Dean of particle physics Steven Weinberg has died

Awarded the Nobel Prize in Physics for his discovery of the unified theory of weak and electromagnetic interactions, he was an outspoken rationalist and critic of climate change deniers.

Awarded the Nobel Prize in Physics for his discovery of the unified theory of weak and electromagnetic interactions, he was an outspoken rationalist and critic of climate change deniers.

Arguably the most influential particle physicist of the past five decades, Professor Steven Weinberg died at the age of 88 on July 23 in Austin, Texas.

Although Professor Weinberg died last Friday and this information was shared on social media by shocked scientists, there was no mention in mainstream print and television media. The uncertainty continued for 48 hours, leading to speculation that it was fake news. However, a note of condolence from the University of Texas, where he was a professor, put an end to all rumors although details of the cause of death are still unknown.

Steven Weinberg shared the Nobel Prize in Physics in 1979 with Sheldon Glashow from Harvard, USA and Abdus Salam from Imperial College, London, UK, for his discovery of the unified theory of weak and electromagnetic interactions. He was director of the theoretical research group and full professor at the University of Texas. His wife, Louise Weinberg, is a professor of legal studies at the University. They have a child.

He was educated at Cornell and Princeton University. He was a professor at the University of California at Berkeley, MIT, Columbia University and became a professor at Harvard. He moved to Austin in 1982 from Harvard and was instrumental in developing the high energy physics group there. His outstanding research in elementary particle physics and cosmology earned him the Nobel Prize in Physics, the National Medal of Science, and the American Philosophical Society awarded the Benjamin Franklin Medal, Oppenheimer Prize, and many other awards. He has been elected to the National Academy of Science and the Royal Society of Great Britain and other academies, and holds sixteen honorary doctorates from internationally renowned universities. The list of awards, honors, memberships in societies extends over several pages.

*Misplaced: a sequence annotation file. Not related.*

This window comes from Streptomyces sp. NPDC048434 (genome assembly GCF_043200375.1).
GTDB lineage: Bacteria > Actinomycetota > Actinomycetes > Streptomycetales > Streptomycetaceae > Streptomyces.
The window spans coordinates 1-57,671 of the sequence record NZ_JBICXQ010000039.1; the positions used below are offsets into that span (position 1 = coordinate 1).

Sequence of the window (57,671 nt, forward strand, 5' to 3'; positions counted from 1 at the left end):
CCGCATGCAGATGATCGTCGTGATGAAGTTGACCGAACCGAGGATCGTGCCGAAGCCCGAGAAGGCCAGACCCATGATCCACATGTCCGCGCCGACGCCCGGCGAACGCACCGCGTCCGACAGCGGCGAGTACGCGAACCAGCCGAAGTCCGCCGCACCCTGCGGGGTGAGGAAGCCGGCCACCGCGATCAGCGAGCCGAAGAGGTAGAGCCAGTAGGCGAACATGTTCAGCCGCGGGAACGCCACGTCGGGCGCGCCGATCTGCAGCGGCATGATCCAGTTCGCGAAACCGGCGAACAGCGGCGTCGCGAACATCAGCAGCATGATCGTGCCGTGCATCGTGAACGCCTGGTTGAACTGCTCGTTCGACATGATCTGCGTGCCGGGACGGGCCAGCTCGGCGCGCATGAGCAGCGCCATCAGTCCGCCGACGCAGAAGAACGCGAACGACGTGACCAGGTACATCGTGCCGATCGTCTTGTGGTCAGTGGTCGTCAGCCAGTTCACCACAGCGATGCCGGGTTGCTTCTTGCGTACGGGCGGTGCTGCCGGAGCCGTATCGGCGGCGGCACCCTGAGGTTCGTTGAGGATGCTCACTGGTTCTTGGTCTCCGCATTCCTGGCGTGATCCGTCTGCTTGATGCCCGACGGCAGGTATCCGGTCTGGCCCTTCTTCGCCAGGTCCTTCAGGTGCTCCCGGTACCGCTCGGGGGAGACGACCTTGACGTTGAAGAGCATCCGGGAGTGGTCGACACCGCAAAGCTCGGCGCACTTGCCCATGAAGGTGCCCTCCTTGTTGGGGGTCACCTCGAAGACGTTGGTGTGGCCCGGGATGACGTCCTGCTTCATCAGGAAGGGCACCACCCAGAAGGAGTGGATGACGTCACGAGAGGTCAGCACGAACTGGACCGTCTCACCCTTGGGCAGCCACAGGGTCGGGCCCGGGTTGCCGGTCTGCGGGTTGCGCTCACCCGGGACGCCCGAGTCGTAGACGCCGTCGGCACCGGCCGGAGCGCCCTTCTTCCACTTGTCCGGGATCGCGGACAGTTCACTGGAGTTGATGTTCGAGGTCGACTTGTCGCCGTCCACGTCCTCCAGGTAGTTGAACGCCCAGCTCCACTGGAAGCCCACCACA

Professor Weinberg has over 350 highly regarded publications and 15 books to his credit. These books include his exposition of
Quantum field theory I, II, III and
Gravitation and cosmology – Principles and applications of the general theory of relativity . These books are like the Bible for all graduate students pursuing research in high energy physics, gravitation or astrophysics. It has over 50,000 quotes, many of which are rated as highly influential.

Seminal contributions

He is well known for his Unified Electroweak Theory, Weinberg Angle, Weinberg-Witten Theorem, Asymptotic Security, Axion Model, Technicolor, and several other contributions. His work on electroweak unification required a new gauge particle known as the W boson, discovered 10 years later. The same work left a void for a particle known as the Higgs particle, needed to break the symmetry that had to wait 40 years to be discovered.

His extraordinary ability to expose complex subjects led him to write books such as
The First Three Minutes: A Modern View of the Origin of the Universe which has been translated into 22 languages ​​including Tamil, and
Dreams of a final theory (translated into 16 languages). His latest book,
To explain the world published in 2015, highlights his deep commitment to understanding nature and its laws.